NFT and video games: The controversy explained to dummies

It will not have escaped you, lately we have regularly witnessed controversy over the use of NFTs in video games. Ubisoft and STALKER 2 have recently been at the heart of heated debates, sometimes having to withdraw. But for an outside viewer, it is difficult to understand things given the divisive and biased nature of the subject. This was our case, so we dug a little to understand the ins and outs. With this article, we give you a summary of the situation to see it a little more clearly and form your own opinion.

Note that this article is intended to popularize and may contain approximations: it is primarily intended for the uninitiated.
Thanks to drloser for his wise counsel and ancient wisdom. And thanks to Dross for his explanations!

The poor writer trying to explain the concept of NFTs

What is an NFT?

NFT is an acronym for Non-Fungible Token, Jeton Non-Fongible in Christophe Maé’s language. To simplify, and in the case that interests us, it is a digital property certificate. It indicates that you own an image, a video or cosmetics for e.g. video games. To authenticate an owner, NFTs use Blockchain technology, an encrypted and decentralized database shared by users. You have to imagine Blockchain as an account book that is updated at the same time for everyone, which makes it tamper-proof in theory. It should be noted that the NFT in Blockchain is generally only a possession certificate with a link to the object and not the object itself. In other words, NFT is most often a simple line on a register that anyone can consult, e.g. User X owns the image:

But why does the controversy swell so every time a publisher or developer announces his intention to use them in video games? Looking at everyone’s reactions, the debates seem to focus on two intersecting aspects: revenue generation in video games and the NFT technology itself.

Revenue generation in video games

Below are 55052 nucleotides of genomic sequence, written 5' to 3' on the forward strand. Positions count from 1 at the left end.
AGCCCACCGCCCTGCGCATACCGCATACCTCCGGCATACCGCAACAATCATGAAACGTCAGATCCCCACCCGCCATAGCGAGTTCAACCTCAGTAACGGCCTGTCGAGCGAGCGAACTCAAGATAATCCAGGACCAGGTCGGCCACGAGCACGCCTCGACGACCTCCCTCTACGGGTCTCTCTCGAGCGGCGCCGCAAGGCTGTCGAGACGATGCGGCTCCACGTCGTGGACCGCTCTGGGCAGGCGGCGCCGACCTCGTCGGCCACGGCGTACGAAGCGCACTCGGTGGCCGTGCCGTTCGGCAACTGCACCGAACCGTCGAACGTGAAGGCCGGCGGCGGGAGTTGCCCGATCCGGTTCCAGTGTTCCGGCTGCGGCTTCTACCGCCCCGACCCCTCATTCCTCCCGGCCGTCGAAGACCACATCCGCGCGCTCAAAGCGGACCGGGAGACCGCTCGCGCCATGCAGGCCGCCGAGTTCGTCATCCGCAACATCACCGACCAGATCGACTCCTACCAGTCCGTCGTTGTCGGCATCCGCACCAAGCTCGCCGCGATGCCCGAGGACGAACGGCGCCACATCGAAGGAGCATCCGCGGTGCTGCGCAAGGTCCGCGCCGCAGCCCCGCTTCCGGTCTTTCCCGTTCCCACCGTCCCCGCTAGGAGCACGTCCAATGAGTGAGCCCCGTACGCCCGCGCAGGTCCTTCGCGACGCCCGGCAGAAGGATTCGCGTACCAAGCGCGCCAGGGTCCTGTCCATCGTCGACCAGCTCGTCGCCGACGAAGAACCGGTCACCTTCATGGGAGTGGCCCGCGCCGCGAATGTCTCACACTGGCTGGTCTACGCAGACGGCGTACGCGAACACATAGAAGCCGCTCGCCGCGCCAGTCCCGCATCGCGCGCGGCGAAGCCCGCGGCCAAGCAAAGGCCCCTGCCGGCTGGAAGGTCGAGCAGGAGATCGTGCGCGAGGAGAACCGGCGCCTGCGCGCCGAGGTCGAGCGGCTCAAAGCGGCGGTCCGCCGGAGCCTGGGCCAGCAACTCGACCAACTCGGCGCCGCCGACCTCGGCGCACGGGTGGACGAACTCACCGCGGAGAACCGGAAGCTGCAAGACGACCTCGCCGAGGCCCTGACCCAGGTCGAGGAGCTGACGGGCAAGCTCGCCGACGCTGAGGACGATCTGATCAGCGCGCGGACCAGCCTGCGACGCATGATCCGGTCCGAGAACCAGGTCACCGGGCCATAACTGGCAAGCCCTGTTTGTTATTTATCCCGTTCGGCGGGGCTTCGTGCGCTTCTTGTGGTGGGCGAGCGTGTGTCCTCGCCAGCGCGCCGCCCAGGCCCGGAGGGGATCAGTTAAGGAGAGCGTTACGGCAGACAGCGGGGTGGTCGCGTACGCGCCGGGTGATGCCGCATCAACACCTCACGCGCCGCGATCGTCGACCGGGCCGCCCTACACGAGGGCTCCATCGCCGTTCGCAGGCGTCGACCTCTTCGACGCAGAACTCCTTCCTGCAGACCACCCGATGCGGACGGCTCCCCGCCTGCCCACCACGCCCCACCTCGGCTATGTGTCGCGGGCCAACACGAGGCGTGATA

When we talk about revenue generation in video games, it is about all the financial aspects that pertain to a game after its purchase. For example, the purchase of cosmetics, grades or equipment at the integrated store. In some cases, these microtransactions may give rise to markets where players buy or sell their goods at a price that depends on their rarity. This is the case with Team Fortress 2 hats or skins for CS: GO.

Stylish gamers can thus have the pleasure of personalizing their in-game avatars. Even better, they can make money by playing their favorite video games, sometimes with extravagant sums at stake. For reference, this skin was sold for $ 150,000 worth about nine years of work for the minimum wage! In addition, the system pays the creators of cosmetics as it gives them a percentage of each sale. Remember that before the advent of microtransactions, skins from modders brought them no money. For developers, who also collect a percentage of transactions, revenue generation of game elements helps maximize the profitability of a title. And thus to finance current or future developments.

Although tens of thousands of gamers participate in this system, revenue generation in video games is not well received by all. Some regret that games suffer from their revenue generation, which is the case when readability is affected by extravagant aesthetic fit elements, or when certain objects affect game mechanics. In addition, Team Fortress 2 has been polluted for a long time by the presence of inactive bots that fill servers to recycle goods and resell them in the markets. From a moral standpoint, the revenue generation system is questionable: Games specifically created around the concept of rare collectibles seem to benefit from their users’ gambling addiction. Some lawmakers have even gone so far as to consider lootboxes as gambling. In addition, we were able to detect the emergence of illegal betting sites around skins, and the scams that came with them. We can then understand the outcry when Ubisoft announces the arrival of a new unique cosmetics store.